The Concept of Religion


Over the past several decades, scholars have pulled the camera back, so to speak, and examined the constructed nature of objects previously taken as unproblematically “there”. Among those objects is religion. The concept of religion is widely used to describe a set of social phenomena that communicate, celebrate, internalize, interpret, and extrapolate a faith. These include beliefs (myths), rites, an ethos, a worldview, and a system of symbols.

Like other social institutions, religion evolves within and across cultures over time. However, unlike economics, which can change radically from one era to the next, the changes in religion are more gradual and tend to incorporate older features with new ones. The result is that the notion of what counts as religion often shifts, and it is difficult to define what religion actually consists of.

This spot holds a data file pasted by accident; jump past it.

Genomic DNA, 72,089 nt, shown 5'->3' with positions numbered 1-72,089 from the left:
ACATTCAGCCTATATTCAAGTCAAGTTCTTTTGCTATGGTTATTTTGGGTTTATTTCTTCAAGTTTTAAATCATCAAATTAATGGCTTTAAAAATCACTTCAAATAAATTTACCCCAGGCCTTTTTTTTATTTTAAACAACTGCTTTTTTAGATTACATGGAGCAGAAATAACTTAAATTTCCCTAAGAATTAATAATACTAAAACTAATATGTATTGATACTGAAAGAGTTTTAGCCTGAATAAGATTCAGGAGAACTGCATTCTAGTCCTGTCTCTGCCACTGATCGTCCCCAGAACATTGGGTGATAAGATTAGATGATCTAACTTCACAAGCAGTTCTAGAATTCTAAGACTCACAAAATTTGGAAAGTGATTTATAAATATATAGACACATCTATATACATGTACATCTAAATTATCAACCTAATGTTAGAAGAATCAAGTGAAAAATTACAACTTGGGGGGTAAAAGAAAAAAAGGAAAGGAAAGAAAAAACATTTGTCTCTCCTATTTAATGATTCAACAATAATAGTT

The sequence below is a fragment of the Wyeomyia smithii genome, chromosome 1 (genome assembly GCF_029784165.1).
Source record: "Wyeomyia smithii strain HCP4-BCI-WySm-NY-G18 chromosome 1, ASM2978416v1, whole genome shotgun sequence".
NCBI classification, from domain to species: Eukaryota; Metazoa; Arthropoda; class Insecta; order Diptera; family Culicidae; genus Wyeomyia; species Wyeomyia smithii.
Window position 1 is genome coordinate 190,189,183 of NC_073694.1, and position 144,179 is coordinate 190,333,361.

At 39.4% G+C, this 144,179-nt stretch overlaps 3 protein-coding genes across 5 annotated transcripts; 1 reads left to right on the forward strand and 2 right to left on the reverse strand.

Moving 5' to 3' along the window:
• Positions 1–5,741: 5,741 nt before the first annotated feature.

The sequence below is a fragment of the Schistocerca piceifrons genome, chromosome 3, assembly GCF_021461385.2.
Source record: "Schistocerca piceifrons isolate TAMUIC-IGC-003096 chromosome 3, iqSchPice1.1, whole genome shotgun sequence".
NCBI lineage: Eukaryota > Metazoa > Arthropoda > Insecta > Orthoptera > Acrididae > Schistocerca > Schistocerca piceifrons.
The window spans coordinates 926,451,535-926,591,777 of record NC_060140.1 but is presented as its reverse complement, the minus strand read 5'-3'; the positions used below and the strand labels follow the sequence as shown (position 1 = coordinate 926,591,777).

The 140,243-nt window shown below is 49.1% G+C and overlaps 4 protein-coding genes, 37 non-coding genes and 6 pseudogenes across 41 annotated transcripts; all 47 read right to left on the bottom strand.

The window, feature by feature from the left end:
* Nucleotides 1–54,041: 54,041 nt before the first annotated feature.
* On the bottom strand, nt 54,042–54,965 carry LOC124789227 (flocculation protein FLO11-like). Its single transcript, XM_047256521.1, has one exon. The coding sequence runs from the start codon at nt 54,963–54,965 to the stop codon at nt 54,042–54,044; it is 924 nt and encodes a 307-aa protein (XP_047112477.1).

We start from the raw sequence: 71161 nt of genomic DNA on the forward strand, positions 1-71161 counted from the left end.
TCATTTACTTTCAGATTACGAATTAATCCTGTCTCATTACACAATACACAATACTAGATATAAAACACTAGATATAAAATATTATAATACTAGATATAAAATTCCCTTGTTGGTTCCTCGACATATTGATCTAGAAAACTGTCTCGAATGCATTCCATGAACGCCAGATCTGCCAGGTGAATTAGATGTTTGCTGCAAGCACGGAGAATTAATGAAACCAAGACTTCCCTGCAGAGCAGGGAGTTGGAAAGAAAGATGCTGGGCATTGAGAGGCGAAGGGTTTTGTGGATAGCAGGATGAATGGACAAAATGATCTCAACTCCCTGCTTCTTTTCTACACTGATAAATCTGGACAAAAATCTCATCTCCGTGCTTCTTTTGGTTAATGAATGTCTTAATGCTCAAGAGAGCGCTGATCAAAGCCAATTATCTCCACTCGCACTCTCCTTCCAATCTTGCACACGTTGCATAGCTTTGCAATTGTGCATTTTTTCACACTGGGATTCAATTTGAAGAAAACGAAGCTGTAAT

For some scholars, the lack of clarity over what constitutes a religion is problematic because it creates an artificial barrier between those who practice religiosity and non-religious individuals. The most common definition of religion focuses on beliefs in a distinctive type of reality. This approach is often criticized, for example, because the idea of ‘atheism’ or’science’ also includes beliefs in a unique sort of reality and so could be included in a definition of religion.

A second definition focuses on the way religion provides meaning and purpose to life, reinforces social unity, and fosters positive illusions. This approach explains why religious belief and practice can have significant effects on the health of people and communities, including reductions in family dissolution, crime, delinquency, out-of-wedlock births, drug and alcohol abuse, depression, stress, and prejudice.